Judge Niemeyer’s dissent is the real headline in Maryland political gerrymandering case

By Steve Klepper (Twitter: @MDAppeal)

Today, a three-judge panel of the U.S. District Court for the District of Maryland stayed proceedings in Maryland’s political gerrymandering case, Benisek v. Lamone, pending the Supreme Court’s decision in the Wisconsin political gerrymandering case, Gill v. Whitford. The real headline, though, is Fourth Circuit Judge Paul Niemeyer’s dissent, which could have real implications for Gill. Read More…

A Procedurally Unusual En Banc Opinion from the Fourth Circuit

By Steve Klepper (Twitter: @MDAppeal)

Last Friday, in United States v. Chamberlain, the Fourth Circuit issued a unanimous en banc opinion overruling its precedents on “the pretrial restraint of a defendant’s innocent property pursuant to the federal criminal forfeiture statute.” The ruling was not a surprise, in light of the Supreme Court’s ruling in Luis v. United States, 136 S. Ct. 1083 (2016).

But the ruling was a procedural oddity. Read More…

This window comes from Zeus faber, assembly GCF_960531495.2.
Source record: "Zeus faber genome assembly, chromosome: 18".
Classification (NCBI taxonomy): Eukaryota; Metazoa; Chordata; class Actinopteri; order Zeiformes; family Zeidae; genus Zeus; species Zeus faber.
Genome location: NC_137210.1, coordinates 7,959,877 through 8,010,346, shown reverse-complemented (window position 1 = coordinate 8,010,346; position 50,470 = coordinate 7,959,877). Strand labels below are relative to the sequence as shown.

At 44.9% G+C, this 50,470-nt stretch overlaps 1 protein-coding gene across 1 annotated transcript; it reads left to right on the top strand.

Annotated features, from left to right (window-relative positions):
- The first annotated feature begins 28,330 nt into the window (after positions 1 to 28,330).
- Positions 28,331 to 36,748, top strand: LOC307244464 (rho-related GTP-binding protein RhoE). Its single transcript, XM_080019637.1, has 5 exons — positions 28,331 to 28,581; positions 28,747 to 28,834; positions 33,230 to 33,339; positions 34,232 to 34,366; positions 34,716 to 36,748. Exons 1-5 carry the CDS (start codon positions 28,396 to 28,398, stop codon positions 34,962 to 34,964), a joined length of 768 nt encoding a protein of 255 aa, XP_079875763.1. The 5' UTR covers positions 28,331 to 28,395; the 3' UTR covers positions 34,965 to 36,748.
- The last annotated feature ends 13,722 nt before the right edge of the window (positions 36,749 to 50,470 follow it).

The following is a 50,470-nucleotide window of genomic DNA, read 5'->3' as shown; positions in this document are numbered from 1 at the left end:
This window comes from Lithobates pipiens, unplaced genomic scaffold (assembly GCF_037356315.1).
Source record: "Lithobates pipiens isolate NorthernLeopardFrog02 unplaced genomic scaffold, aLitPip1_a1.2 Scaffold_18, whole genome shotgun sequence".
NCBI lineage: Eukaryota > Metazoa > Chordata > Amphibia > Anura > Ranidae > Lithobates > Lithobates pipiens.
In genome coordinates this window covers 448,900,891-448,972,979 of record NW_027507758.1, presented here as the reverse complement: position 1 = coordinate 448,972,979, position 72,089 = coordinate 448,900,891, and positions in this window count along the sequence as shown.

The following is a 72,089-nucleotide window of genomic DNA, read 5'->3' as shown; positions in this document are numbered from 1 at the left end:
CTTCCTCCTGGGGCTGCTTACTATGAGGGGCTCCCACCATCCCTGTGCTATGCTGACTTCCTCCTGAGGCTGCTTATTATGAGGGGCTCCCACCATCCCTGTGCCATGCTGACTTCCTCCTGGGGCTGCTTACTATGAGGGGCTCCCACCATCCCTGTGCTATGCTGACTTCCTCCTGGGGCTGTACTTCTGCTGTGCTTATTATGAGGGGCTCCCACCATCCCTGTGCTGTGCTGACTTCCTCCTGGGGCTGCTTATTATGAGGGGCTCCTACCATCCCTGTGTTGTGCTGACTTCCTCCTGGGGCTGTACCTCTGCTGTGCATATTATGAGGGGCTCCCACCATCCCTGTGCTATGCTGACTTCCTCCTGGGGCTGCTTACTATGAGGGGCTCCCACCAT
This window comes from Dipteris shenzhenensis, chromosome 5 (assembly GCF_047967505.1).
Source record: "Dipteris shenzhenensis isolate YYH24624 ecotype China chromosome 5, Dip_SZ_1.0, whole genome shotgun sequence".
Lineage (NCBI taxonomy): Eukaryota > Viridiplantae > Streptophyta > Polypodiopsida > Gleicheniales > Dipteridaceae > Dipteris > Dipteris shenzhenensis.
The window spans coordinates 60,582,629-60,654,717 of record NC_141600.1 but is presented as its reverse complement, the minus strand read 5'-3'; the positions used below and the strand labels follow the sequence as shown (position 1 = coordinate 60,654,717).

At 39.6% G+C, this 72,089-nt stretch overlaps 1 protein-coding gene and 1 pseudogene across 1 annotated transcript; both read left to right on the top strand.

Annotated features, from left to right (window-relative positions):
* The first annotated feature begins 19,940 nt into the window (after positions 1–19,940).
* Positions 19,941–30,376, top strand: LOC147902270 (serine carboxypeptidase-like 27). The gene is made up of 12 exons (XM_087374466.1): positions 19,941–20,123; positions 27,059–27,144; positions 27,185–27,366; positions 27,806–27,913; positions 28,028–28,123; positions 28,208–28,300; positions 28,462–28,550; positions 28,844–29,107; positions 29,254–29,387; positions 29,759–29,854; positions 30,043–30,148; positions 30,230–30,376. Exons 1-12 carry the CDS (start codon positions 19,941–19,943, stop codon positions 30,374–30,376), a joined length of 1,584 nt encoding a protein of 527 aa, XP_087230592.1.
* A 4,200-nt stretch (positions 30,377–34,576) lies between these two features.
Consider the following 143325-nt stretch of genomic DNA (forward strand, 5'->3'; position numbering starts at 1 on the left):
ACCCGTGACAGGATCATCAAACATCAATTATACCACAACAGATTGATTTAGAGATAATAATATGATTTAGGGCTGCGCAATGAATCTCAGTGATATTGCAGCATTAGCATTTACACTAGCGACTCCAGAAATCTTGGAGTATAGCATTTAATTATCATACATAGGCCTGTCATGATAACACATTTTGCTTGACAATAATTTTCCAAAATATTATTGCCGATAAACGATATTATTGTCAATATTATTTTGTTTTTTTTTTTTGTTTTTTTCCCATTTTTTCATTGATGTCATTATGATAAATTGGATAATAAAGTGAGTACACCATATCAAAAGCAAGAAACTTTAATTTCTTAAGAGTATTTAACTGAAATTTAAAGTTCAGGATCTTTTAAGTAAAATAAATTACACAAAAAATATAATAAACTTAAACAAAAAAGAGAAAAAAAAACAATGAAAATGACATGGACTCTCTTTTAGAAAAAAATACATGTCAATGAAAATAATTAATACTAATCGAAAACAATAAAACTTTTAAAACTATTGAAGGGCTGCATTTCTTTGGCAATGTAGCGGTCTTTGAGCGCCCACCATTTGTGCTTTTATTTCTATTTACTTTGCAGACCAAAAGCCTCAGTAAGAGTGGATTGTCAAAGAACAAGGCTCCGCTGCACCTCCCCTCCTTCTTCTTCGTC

Marking #WomanJusticeDay in Maryland

By Steve Klepper (Twitter: @MDAppeal)

Over at the Twitter machine, Tracey Heinhold (@theinhold), Jack Metzler (@SCOTUSPlaces), and others are posting today with the hashtag #WomanJusticeDay to recognize the 126 women serving on states’ highest courts. Maryland is among the 11 states with female-majority supreme courts. The current female majority on the Court of Appeals of Maryland is four-to-three; it was briefly five-to-two before the retirement of Judge Lynne Battaglia.

Coincidentally, Steve Lash (@Steve_Lash) notes, from behind the paywall at The Daily Record, that the Court of Appeals “split along gender lines” this week in Porter v. State.  Read More…

With All Administrative Speed

By Steve Klepper (Twitter: @MDAppeal)